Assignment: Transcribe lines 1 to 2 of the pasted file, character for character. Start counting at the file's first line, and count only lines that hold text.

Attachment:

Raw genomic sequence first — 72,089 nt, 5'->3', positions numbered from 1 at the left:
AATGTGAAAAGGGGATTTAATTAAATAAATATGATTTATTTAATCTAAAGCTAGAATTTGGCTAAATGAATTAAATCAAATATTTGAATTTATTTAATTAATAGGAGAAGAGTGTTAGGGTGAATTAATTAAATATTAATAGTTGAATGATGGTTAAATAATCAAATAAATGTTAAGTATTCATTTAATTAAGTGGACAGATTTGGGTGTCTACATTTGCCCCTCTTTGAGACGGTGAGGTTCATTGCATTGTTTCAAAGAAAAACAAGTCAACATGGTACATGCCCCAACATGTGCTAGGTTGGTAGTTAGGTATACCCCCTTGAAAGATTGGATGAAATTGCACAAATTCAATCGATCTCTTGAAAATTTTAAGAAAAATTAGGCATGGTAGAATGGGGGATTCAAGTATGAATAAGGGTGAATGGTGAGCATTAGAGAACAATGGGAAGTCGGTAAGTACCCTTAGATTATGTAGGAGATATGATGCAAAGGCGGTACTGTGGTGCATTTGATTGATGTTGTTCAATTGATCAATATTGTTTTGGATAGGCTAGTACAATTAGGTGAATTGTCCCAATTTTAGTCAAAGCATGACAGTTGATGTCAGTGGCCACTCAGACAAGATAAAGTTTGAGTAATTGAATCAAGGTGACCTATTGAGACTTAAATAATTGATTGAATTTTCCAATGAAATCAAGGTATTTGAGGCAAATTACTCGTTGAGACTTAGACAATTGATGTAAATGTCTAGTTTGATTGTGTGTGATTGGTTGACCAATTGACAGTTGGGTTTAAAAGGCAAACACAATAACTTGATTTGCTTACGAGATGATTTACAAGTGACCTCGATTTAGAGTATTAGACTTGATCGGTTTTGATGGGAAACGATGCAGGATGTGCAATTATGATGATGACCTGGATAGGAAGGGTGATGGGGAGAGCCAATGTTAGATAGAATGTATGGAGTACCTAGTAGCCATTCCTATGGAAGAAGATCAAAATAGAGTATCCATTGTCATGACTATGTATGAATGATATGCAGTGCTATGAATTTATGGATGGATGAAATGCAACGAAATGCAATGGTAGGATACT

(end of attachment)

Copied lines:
Raw genomic sequence first — 72,089 nt, 5'->3', positions numbered from 1 at the left:
AATGTGAAAAGGGGATTTAATTAAATAAATATGATTTATTTAATCTAAAGCTAGAATTTGGCTAAATGAATTAAATCAAATATTTGAATTTATTTAATTAATAGGAGAAGAGTGTTAGGGTGAATTAATTAAATATTAATAGTTGAATGATGGTTAAATAATCAAATAAATGTTAAGTATTCATTTAATTAAGTGGACAGATTTGGGTGTCTACATTTGCCCCTCTTTGAGACGGTGAGGTTCATTGCATTGTTTCAAAGAAAAACAAGTCAACATGGTACATGCCCCAACATGTGCTAGGTTGGTAGTTAGGTATACCCCCTTGAAAGATTGGATGAAATTGCACAAATTCAATCGATCTCTTGAAAATTTTAAGAAAAATTAGGCATGGTAGAATGGGGGATTCAAGTATGAATAAGGGTGAATGGTGAGCATTAGAGAACAATGGGAAGTCGGTAAGTACCCTTAGATTATGTAGGAGATATGATGCAAAGGCGGTACTGTGGTGCATTTGATTGATGTTGTTCAATTGATCAATATTGTTTTGGATAGGCTAGTACAATTAGGTGAATTGTCCCAATTTTAGTCAAAGCATGACAGTTGATGTCAGTGGCCACTCAGACAAGATAAAGTTTGAGTAATTGAATCAAGGTGACCTATTGAGACTTAAATAATTGATTGAATTTTCCAATGAAATCAAGGTATTTGAGGCAAATTACTCGTTGAGACTTAGACAATTGATGTAAATGTCTAGTTTGATTGTGTGTGATTGGTTGACCAATTGACAGTTGGGTTTAAAAGGCAAACACAATAACTTGATTTGCTTACGAGATGATTTACAAGTGACCTCGATTTAGAGTATTAGACTTGATCGGTTTTGATGGGAAACGATGCAGGATGTGCAATTATGATGATGACCTGGATAGGAAGGGTGATGGGGAGAGCCAATGTTAGATAGAATGTATGGAGTACCTAGTAGCCATTCCTATGGAAGAAGATCAAAATAGAGTATCCATTGTCATGACTATGTATGAATGATATGCAGTGCTATGAATTTATGGATGGATGAAATGCAACGAAATGCAATGGTAGGATACT